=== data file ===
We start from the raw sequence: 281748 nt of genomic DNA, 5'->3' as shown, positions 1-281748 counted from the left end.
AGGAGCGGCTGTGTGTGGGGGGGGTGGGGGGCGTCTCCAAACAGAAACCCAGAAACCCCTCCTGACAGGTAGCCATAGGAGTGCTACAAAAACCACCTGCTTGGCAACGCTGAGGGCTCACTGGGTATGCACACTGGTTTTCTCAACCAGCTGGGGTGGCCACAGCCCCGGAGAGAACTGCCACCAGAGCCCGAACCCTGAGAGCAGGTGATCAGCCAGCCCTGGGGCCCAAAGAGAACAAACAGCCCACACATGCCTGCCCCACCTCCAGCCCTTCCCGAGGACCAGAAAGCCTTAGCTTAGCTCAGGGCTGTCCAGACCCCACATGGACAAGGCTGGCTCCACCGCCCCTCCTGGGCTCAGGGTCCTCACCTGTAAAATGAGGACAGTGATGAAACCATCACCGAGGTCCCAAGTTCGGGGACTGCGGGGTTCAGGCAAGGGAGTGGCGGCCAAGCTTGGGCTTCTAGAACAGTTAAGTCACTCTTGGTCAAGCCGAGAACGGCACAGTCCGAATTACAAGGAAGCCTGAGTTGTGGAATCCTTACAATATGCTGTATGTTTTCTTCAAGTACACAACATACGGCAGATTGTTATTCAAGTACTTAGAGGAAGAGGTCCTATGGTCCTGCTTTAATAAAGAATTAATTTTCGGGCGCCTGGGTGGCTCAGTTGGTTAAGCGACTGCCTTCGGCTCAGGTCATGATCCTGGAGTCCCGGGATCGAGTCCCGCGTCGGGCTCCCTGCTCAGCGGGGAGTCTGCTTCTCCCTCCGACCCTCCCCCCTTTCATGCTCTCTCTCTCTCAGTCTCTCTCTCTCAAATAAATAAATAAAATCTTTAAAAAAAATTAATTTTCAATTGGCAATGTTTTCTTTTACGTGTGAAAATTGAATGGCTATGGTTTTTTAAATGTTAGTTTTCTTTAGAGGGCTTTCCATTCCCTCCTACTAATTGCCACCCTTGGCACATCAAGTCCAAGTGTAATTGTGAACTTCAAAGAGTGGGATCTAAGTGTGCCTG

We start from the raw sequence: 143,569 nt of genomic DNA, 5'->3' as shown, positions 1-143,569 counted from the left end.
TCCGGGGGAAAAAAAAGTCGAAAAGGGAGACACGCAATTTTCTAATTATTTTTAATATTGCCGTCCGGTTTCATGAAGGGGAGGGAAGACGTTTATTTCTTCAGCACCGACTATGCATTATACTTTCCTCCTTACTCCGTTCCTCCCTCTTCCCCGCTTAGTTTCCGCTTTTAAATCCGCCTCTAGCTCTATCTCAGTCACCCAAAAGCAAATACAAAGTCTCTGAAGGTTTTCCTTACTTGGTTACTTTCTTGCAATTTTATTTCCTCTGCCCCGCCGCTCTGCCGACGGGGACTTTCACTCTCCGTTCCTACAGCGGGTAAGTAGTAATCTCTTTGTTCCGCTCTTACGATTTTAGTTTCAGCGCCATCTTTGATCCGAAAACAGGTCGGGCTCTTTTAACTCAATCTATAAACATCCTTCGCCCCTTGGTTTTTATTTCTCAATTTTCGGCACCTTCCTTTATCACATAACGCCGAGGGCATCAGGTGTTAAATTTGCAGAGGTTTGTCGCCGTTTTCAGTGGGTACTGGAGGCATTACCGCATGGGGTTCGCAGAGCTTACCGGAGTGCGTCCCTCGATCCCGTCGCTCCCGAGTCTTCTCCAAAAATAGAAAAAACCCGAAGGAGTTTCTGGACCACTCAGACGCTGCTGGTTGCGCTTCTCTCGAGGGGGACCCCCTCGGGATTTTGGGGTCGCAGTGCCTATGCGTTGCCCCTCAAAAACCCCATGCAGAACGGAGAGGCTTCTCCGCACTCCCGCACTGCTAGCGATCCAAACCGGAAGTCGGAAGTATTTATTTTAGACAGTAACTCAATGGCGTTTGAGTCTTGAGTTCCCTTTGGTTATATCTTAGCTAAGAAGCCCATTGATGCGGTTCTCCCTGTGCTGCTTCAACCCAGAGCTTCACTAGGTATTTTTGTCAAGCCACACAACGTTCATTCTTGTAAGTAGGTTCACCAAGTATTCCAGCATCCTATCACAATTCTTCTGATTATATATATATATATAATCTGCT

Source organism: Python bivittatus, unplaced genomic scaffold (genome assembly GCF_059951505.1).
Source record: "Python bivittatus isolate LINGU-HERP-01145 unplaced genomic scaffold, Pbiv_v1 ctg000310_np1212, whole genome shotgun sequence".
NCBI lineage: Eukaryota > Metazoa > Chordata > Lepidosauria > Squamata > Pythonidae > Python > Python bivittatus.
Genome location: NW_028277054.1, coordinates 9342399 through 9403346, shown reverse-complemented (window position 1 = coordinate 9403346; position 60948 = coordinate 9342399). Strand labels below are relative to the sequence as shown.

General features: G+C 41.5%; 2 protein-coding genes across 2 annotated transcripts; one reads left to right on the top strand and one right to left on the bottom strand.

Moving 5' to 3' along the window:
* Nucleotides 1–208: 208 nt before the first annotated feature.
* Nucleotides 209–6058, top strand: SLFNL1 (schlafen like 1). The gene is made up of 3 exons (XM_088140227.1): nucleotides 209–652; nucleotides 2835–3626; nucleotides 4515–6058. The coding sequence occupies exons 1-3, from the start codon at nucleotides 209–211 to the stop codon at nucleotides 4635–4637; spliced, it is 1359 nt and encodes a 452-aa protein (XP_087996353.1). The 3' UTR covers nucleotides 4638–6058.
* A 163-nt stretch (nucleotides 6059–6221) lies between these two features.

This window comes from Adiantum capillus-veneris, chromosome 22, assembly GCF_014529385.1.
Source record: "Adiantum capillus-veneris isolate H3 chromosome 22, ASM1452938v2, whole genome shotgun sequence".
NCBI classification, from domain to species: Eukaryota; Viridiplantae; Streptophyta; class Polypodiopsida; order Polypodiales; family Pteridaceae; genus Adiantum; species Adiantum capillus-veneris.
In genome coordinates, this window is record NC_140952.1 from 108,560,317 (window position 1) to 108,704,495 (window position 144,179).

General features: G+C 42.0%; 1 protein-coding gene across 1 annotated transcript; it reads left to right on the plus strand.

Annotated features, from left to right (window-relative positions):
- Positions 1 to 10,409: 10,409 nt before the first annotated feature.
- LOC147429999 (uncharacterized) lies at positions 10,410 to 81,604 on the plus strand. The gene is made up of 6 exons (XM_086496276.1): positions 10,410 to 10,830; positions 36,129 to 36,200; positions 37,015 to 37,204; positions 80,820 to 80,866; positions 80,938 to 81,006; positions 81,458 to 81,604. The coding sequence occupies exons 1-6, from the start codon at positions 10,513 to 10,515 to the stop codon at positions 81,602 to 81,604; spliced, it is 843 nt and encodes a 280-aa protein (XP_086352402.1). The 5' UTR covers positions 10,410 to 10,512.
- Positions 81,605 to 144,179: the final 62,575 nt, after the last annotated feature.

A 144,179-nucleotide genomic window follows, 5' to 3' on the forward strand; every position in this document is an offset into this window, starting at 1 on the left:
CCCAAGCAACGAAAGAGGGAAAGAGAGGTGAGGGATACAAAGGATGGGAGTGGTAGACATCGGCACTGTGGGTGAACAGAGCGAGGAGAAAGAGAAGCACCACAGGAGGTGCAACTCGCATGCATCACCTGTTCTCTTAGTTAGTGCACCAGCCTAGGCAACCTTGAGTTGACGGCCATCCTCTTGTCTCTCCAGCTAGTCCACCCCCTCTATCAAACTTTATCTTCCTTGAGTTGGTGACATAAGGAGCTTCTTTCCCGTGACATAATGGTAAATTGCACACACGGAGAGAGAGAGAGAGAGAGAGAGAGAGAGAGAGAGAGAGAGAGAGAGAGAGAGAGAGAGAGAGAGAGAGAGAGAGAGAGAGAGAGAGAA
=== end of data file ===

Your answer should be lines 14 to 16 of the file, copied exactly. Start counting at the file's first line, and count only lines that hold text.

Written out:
This window comes from Adiantum capillus-veneris, chromosome 22, assembly GCF_014529385.1.
Source record: "Adiantum capillus-veneris isolate H3 chromosome 22, ASM1452938v2, whole genome shotgun sequence".
NCBI classification, from domain to species: Eukaryota; Viridiplantae; Streptophyta; class Polypodiopsida; order Polypodiales; family Pteridaceae; genus Adiantum; species Adiantum capillus-veneris.